World Trade CenterReviewed By David Cornelius
Posted 08/08/06 22:14:01
Oliver Stone’s “World Trade Center” is a sharply made yet surprisingly mundane work that manages to reduce the horrors of September 11, 2001, to movie-of-the-week fluff. There are many powerful moments to be found here, but their impact is often diluted by weaker scenes that belong in the work of a lesser filmmaker.Where is the Oliver Stone we know so well, the Oliver Stone afraid to plow ahead with energy and passion for his messages? “World Trade Center” is a film with so very little so say; it observes a few of-the-moment ideas, but is otherwise commentary-free. It is a movie that is cautionary with its every move, so eager to tell someone else’s story that the filmmaker’s own voice gets lost along the way.
That story, as compiled by first-time screenwriter Andrea Berloff, is that of two survivors of the WTC attack, and of those connected to them. It is easy to understand why this story was chosen to be told - it provides a happy ending to one of the nation’s worst days, allowing us all to cling on to whatever hope we can find in such a bleak event. Perhaps this is a response to those who cry “too soon!” upon hearing word of a 9/11 movie. Unlike “United 93” (and its made-for-cable counterpart, “Flight 93”), this kind of silver-lining story can be made as an appeasement, as if to say while it may be too soon to deal with the darkness of the day, the time is always right to discuss one of the rare brighter sides.
In doing so, however, Stone and Berloff reduce the entire day to a generic made-for-TV feel-gooder; replace cops trapped under the rubble of Tower Two with, say, miners trapped after a cave-in or a baby rescued from a hole in the ground, and you still wind up with more or less the same movie. Berloff’s script provides a simple set-up, followed by the tragedy, the initial efforts to survive, cutaways to worried loved ones (reduced to melodramatic hand-wringing), more survival efforts, the rescue mission, and an epilogue which wraps everything up neatly. ((Not to be misread, we even get too-cheap narration in the final frames reminding us how we saw “the best and worst” of humanity that day, thus underlining the point with a thick magic marker.)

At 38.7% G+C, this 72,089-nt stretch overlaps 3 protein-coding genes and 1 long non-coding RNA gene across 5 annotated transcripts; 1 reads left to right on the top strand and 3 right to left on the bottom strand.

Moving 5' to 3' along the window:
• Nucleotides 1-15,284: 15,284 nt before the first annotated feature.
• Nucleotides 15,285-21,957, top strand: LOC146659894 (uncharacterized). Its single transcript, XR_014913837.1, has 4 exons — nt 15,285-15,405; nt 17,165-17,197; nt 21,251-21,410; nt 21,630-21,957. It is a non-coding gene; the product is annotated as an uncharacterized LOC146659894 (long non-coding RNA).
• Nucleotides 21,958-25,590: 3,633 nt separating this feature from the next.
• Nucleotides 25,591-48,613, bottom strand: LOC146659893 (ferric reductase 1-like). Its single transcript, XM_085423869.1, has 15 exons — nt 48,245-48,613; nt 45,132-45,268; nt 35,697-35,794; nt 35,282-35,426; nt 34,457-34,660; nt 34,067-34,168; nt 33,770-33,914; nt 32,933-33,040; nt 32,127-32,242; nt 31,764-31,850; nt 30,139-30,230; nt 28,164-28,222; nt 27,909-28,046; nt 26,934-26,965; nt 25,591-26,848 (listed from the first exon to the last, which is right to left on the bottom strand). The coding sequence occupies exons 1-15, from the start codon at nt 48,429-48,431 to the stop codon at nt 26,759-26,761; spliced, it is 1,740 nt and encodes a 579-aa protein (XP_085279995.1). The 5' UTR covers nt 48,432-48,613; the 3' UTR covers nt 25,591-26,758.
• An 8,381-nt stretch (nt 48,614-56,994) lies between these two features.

With Stone at the helm, this is all competently made - indeed, many scenes, especially late in the film, are honestly powerful. And there’s something to admire about a movie that dares reduce the most famous, most analyzed day in modern American history to the viewpoint of a handful of Port Authority cops, folks who never even knew the other tower was ever hit. The earliest scenes have a grace about them, as we experience that September morning through their eyes alone. Confusion, fear, and bravery mix together into something special, and it comes across as a welcome tribute to the men and women who died trying to help others. We know they’re scared without anyone ever saying a word, which makes us admire their actions even more.